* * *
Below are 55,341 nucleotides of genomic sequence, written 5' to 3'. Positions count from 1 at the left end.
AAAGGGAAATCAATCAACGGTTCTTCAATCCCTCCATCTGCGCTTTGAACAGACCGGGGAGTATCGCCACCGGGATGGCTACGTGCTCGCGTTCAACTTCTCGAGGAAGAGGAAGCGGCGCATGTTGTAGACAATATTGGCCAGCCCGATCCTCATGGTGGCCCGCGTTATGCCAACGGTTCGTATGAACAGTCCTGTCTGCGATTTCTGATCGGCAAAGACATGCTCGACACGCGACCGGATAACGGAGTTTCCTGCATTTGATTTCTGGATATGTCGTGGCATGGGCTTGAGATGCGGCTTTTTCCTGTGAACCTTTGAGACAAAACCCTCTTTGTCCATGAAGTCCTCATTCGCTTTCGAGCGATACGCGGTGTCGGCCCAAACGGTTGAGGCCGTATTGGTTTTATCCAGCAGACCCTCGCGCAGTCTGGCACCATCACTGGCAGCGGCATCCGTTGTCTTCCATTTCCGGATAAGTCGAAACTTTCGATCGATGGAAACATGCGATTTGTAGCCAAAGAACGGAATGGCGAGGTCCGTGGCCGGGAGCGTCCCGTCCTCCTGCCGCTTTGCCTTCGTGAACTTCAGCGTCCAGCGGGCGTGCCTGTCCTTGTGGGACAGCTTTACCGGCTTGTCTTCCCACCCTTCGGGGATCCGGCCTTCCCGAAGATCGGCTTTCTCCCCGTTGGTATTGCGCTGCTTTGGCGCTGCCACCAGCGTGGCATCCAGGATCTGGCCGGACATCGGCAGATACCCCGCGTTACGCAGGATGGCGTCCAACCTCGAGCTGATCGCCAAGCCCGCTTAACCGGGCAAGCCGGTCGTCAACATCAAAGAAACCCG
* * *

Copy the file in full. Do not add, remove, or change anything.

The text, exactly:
Below are 55,341 nucleotides of genomic sequence, written 5' to 3'. Positions count from 1 at the left end.
AAAGGGAAATCAATCAACGGTTCTTCAATCCCTCCATCTGCGCTTTGAACAGACCGGGGAGTATCGCCACCGGGATGGCTACGTGCTCGCGTTCAACTTCTCGAGGAAGAGGAAGCGGCGCATGTTGTAGACAATATTGGCCAGCCCGATCCTCATGGTGGCCCGCGTTATGCCAACGGTTCGTATGAACAGTCCTGTCTGCGATTTCTGATCGGCAAAGACATGCTCGACACGCGACCGGATAACGGAGTTTCCTGCATTTGATTTCTGGATATGTCGTGGCATGGGCTTGAGATGCGGCTTTTTCCTGTGAACCTTTGAGACAAAACCCTCTTTGTCCATGAAGTCCTCATTCGCTTTCGAGCGATACGCGGTGTCGGCCCAAACGGTTGAGGCCGTATTGGTTTTATCCAGCAGACCCTCGCGCAGTCTGGCACCATCACTGGCAGCGGCATCCGTTGTCTTCCATTTCCGGATAAGTCGAAACTTTCGATCGATGGAAACATGCGATTTGTAGCCAAAGAACGGAATGGCGAGGTCCGTGGCCGGGAGCGTCCCGTCCTCCTGCCGCTTTGCCTTCGTGAACTTCAGCGTCCAGCGGGCGTGCCTGTCCTTGTGGGACAGCTTTACCGGCTTGTCTTCCCACCCTTCGGGGATCCGGCCTTCCCGAAGATCGGCTTTCTCCCCGTTGGTATTGCGCTGCTTTGGCGCTGCCACCAGCGTGGCATCCAGGATCTGGCCGGACATCGGCAGATACCCCGCGTTACGCAGGATGGCGTCCAACCTCGAGCTGATCGCCAAGCCCGCTTAACCGGGCAAGCCGGTCGTCAACATCAAAGAAACCCG